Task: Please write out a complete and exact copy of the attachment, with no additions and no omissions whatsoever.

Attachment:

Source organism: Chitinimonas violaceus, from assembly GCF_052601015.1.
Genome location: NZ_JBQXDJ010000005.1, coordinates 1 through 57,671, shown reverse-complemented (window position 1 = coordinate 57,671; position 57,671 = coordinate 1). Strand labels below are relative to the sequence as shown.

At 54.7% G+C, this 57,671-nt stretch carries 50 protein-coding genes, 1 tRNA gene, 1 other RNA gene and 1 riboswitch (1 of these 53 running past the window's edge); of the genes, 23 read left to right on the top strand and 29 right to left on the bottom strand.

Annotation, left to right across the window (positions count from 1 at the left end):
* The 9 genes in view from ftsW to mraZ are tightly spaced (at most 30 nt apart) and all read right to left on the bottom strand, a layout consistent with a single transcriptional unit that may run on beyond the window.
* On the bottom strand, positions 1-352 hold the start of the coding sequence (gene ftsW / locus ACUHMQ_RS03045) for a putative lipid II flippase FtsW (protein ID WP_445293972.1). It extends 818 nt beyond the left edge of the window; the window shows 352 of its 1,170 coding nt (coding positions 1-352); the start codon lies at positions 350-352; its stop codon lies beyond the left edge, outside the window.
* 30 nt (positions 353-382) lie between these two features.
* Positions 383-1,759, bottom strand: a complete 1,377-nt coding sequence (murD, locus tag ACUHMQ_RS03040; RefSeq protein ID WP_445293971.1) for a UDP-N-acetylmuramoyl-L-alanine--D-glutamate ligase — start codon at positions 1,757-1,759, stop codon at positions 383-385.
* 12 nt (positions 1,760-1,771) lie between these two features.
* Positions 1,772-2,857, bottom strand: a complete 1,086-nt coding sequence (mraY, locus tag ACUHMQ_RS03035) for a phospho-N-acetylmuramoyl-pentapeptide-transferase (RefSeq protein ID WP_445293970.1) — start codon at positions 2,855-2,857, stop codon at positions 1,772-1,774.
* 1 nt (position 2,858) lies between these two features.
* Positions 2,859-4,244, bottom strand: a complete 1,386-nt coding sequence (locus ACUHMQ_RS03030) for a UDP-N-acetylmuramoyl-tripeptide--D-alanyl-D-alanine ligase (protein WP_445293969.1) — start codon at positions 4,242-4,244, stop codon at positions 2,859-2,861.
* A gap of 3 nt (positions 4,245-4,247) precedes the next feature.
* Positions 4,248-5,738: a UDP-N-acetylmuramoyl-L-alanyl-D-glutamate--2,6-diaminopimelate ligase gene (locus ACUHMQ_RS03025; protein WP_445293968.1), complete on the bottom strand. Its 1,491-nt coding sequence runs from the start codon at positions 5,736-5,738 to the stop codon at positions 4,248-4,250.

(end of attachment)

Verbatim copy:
Source organism: Chitinimonas violaceus, from assembly GCF_052601015.1.
Genome location: NZ_JBQXDJ010000005.1, coordinates 1 through 57,671, shown reverse-complemented (window position 1 = coordinate 57,671; position 57,671 = coordinate 1). Strand labels below are relative to the sequence as shown.

At 54.7% G+C, this 57,671-nt stretch carries 50 protein-coding genes, 1 tRNA gene, 1 other RNA gene and 1 riboswitch (1 of these 53 running past the window's edge); of the genes, 23 read left to right on the top strand and 29 right to left on the bottom strand.

Annotation, left to right across the window (positions count from 1 at the left end):
* The 9 genes in view from ftsW to mraZ are tightly spaced (at most 30 nt apart) and all read right to left on the bottom strand, a layout consistent with a single transcriptional unit that may run on beyond the window.
* On the bottom strand, positions 1-352 hold the start of the coding sequence (gene ftsW / locus ACUHMQ_RS03045) for a putative lipid II flippase FtsW (protein ID WP_445293972.1). It extends 818 nt beyond the left edge of the window; the window shows 352 of its 1,170 coding nt (coding positions 1-352); the start codon lies at positions 350-352; its stop codon lies beyond the left edge, outside the window.
* 30 nt (positions 353-382) lie between these two features.
* Positions 383-1,759, bottom strand: a complete 1,377-nt coding sequence (murD, locus tag ACUHMQ_RS03040; RefSeq protein ID WP_445293971.1) for a UDP-N-acetylmuramoyl-L-alanine--D-glutamate ligase — start codon at positions 1,757-1,759, stop codon at positions 383-385.
* 12 nt (positions 1,760-1,771) lie between these two features.
* Positions 1,772-2,857, bottom strand: a complete 1,086-nt coding sequence (mraY, locus tag ACUHMQ_RS03035) for a phospho-N-acetylmuramoyl-pentapeptide-transferase (RefSeq protein ID WP_445293970.1) — start codon at positions 2,855-2,857, stop codon at positions 1,772-1,774.
* 1 nt (position 2,858) lies between these two features.
* Positions 2,859-4,244, bottom strand: a complete 1,386-nt coding sequence (locus ACUHMQ_RS03030) for a UDP-N-acetylmuramoyl-tripeptide--D-alanyl-D-alanine ligase (protein WP_445293969.1) — start codon at positions 4,242-4,244, stop codon at positions 2,859-2,861.
* A gap of 3 nt (positions 4,245-4,247) precedes the next feature.
* Positions 4,248-5,738: a UDP-N-acetylmuramoyl-L-alanyl-D-glutamate--2,6-diaminopimelate ligase gene (locus ACUHMQ_RS03025; protein WP_445293968.1), complete on the bottom strand. Its 1,491-nt coding sequence runs from the start codon at positions 5,736-5,738 to the stop codon at positions 4,248-4,250.